The bicentennial celebrations of the nation in 1976 prompted the formation of another planning committee to plot out a long-range agenda for the Association. Obvious suggestions such as an update of the Collected Works, Lincoln Day By Day, and other significant Association writings were advanced. Little was accomplished, however, due to lack of funds. The State of Illinois’s undertaking of the Lincoln Legal Papers filled a research lacuna identified by the Association fifty years ago. The Association quickly endorsed the project and became one of its main private supporters.
Much of the Association’s current influence is reflected in its symposia and publications. New voices in Lincoln studies received their first hearing at the annual Abraham Lincoln symposia. Scholars such as Allen Guelzo, Daniel Walker Howe, Drew McCoy, Richard Carwardine, William Lee Miller, Stewart Winger, and Silvana Siddali were all introduced to the Lincoln community through their talks at the symposium. Seminal articles such as William Gienapp’s “Lincoln and the Border States,” James McPherson’s “The Hedgehog and the Foxes,” John Y. Simon’s “Abraham Lincoln and Ann Rutledge,” Daniel Howe’s “Why Lincoln was a Whig,” and Allen Guelzo’s “Lincoln and the Doctrine of Necessity,” are frequently cited in the literature.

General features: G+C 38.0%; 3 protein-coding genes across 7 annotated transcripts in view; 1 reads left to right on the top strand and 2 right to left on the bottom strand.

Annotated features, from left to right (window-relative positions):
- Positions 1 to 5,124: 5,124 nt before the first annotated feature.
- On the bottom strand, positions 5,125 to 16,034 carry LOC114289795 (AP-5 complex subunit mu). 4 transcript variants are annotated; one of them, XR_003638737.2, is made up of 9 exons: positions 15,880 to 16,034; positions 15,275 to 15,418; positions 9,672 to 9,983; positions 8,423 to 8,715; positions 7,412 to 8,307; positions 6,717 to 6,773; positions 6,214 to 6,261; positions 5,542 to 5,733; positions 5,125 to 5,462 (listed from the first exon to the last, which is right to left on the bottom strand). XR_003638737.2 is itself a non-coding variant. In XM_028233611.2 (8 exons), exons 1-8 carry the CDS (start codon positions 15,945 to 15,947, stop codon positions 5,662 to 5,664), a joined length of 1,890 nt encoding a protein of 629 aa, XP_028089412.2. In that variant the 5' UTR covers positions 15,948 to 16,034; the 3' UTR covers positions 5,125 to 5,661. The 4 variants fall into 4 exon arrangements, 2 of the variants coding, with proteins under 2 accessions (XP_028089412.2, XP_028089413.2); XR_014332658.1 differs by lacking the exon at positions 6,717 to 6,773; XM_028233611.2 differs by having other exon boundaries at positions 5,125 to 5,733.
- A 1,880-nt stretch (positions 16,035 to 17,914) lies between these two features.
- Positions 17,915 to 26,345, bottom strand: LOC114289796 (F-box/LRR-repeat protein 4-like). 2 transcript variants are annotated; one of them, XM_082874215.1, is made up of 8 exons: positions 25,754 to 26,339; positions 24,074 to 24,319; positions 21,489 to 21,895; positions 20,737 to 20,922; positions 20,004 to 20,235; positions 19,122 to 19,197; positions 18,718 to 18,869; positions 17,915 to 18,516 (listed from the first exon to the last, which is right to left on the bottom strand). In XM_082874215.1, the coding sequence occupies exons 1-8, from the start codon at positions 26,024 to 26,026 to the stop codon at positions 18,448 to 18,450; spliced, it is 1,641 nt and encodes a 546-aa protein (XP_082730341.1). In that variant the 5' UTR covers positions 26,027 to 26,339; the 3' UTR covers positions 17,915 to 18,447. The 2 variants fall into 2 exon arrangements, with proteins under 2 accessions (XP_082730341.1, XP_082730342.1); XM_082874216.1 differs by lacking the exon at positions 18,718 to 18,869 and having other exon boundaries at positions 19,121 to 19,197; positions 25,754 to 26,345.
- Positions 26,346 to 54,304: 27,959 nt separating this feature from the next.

The Association is no longer the holder of an archive of materials nor does it have a staff to produce original research monographs. It functions more to provide a forum for scholars to present their research findings and new interpretations based upon familiar materials. The Association also provides a vital function in offering financial support to important Lincoln research and projects. The Association’s unfailing annual contributions to the Lincoln Legal Papers have paid off with the DVD ROM edition appearing in 2000. And the Association was the first organization to support the proposed Abraham Lincoln Presidential Library with a check for $5,000.
The Association made its two most important works, The Collected Works of Abraham Lincoln and Lincoln Day By Day, available on the Internet.
All of the back issues of The Journal of the Abraham Lincoln Association are available online through the University of Illinois Press web-site. This provides scholars around the world with access to significant Lincoln scholarship. All totaled, these accomplishments are remarkable for any organization.